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Ray was right! The latest jobless claims were phony. A Labor Department economist blows the whistle on the phony report.
Howard Richman, 10/12/2012

On Thursday, the Labor Department posted phony numbers for the weekly jobless claims report. In response, the stock market went up. But Ray wasn't fooled. (See his last posting.)

After the release of the report, a Labor Department economist told Dow Jones that an entire state's renewal numbers had been left out of the report without any mention within the report. Here's a selection from a CNBC article (Why Jobless Claims May Not Be as Good as Market Thinks):

While the government didn’t note any unusual factors in the release itself, a Labor Department official did tell news agencies covering the release about a quirk which partly accounted for the larger-than-expected drop.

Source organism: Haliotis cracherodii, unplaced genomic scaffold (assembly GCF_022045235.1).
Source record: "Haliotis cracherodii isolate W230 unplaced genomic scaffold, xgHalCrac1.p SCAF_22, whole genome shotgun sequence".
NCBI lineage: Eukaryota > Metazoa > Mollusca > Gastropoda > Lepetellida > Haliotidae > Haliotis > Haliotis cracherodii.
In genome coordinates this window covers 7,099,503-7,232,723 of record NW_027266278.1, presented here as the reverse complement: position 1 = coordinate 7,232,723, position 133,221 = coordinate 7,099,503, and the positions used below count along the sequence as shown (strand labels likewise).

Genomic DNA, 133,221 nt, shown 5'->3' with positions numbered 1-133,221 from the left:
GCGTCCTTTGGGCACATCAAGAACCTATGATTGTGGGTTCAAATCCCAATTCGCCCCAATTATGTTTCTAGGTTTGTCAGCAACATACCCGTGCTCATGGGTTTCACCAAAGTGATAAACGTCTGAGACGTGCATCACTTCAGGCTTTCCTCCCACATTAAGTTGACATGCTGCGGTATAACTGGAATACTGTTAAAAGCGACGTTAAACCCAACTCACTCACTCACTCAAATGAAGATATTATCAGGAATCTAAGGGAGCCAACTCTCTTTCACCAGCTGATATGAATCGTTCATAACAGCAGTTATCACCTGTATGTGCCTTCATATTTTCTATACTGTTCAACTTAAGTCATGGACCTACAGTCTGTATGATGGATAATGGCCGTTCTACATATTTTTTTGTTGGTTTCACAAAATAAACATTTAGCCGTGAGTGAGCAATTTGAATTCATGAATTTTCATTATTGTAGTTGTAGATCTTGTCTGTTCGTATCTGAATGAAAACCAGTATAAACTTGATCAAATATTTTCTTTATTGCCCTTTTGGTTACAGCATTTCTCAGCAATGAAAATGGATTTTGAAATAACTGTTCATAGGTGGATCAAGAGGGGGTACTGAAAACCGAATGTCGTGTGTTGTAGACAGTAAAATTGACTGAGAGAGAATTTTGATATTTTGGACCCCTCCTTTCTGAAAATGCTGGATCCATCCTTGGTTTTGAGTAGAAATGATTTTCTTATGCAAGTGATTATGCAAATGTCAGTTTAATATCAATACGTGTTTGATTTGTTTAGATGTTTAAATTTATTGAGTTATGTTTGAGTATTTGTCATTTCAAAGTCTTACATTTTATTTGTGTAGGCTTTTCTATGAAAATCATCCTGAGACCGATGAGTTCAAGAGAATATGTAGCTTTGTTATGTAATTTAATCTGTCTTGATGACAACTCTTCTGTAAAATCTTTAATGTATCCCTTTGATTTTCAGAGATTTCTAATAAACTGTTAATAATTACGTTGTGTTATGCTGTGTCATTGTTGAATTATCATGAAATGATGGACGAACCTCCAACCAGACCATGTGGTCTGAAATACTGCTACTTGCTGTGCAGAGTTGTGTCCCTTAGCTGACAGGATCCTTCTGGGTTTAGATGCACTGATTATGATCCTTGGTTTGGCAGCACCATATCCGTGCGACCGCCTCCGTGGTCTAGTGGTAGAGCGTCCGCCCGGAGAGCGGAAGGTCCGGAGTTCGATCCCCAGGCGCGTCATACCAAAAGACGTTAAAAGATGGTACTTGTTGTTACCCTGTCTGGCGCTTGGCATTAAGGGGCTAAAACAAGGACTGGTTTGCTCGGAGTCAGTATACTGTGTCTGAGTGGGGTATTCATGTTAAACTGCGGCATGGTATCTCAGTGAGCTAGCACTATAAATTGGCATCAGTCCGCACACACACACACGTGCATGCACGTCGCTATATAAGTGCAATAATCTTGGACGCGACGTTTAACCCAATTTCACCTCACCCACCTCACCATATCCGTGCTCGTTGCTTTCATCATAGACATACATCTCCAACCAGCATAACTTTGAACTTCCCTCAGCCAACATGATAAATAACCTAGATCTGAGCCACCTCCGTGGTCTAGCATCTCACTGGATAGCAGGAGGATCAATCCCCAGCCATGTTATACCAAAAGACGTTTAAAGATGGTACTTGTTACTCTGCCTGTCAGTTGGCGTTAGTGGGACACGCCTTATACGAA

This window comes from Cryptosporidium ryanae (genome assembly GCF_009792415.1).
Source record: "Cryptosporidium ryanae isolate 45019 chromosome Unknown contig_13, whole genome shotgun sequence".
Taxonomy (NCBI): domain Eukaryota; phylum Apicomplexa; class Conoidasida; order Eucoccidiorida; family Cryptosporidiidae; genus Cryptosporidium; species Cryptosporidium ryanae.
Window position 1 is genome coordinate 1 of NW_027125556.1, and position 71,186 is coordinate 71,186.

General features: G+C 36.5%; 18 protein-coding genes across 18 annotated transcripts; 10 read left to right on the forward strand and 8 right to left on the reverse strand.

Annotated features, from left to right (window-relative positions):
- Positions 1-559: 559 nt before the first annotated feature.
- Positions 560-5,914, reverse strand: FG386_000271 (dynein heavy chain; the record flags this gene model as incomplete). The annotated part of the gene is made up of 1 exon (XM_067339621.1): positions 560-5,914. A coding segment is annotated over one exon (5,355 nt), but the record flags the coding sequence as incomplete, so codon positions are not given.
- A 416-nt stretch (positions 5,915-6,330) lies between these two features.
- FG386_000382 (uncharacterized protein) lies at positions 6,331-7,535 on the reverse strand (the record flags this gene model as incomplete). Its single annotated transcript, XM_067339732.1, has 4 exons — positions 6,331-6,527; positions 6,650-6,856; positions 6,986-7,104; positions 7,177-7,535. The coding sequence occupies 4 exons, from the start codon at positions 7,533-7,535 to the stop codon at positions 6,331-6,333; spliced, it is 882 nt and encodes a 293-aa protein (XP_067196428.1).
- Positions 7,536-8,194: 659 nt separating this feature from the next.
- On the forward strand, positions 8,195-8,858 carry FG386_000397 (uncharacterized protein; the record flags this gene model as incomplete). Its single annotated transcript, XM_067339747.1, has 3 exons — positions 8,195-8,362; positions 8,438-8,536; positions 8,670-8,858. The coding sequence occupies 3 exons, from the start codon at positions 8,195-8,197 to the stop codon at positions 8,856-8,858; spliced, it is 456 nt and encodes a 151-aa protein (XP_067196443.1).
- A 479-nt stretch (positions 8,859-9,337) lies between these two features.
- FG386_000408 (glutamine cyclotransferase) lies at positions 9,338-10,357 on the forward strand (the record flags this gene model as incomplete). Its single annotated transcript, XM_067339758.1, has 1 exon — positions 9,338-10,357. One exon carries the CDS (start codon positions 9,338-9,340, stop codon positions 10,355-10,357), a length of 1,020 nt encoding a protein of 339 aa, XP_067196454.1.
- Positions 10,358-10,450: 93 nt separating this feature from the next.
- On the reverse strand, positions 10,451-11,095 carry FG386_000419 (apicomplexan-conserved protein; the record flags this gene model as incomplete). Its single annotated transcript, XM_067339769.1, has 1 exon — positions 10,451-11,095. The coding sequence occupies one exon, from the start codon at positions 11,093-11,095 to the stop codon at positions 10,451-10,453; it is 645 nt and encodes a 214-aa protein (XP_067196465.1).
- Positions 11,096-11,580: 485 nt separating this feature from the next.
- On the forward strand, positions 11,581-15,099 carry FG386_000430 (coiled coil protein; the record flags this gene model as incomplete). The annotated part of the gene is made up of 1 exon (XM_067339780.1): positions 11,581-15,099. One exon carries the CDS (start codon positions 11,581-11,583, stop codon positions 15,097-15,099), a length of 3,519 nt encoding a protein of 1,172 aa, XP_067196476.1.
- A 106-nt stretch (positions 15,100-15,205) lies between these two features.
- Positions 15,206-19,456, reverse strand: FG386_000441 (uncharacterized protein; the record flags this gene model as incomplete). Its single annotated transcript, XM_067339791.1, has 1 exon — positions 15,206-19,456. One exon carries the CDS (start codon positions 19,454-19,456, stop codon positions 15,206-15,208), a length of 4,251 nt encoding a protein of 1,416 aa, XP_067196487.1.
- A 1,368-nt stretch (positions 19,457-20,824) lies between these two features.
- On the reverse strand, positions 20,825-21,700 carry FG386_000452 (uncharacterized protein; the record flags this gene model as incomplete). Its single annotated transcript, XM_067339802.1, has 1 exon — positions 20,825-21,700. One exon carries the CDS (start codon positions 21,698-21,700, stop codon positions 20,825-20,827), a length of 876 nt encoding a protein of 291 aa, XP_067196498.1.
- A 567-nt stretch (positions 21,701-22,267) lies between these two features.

As Dow Jones reported: “A Labor Department economist said one large state didn't report additional quarterly figures as expected, accounting for a substantial part of the decrease.”

The wording of that statement, along with the accompanying headlines, left the impression that one major state didn’t turn in its figures.

Here's what actually happened. The state did report weekly jobless claims but did not process and report its quarterly claims number (when many people have to reapply for benefits for technical reasons as opposed to being newly laid off). As a result, there wasn't the expected spike in claims that normally happens at the start of the quarter.

So there you have it. On Thursday morning, the Labor Department ran with phony new jobless claims numbers. There was no mention in the report that anything was left out. After the release, one of the Labor Department's economists revealed that the numbers were false. Was last week's 7.8% unemployment report also due to phony data?

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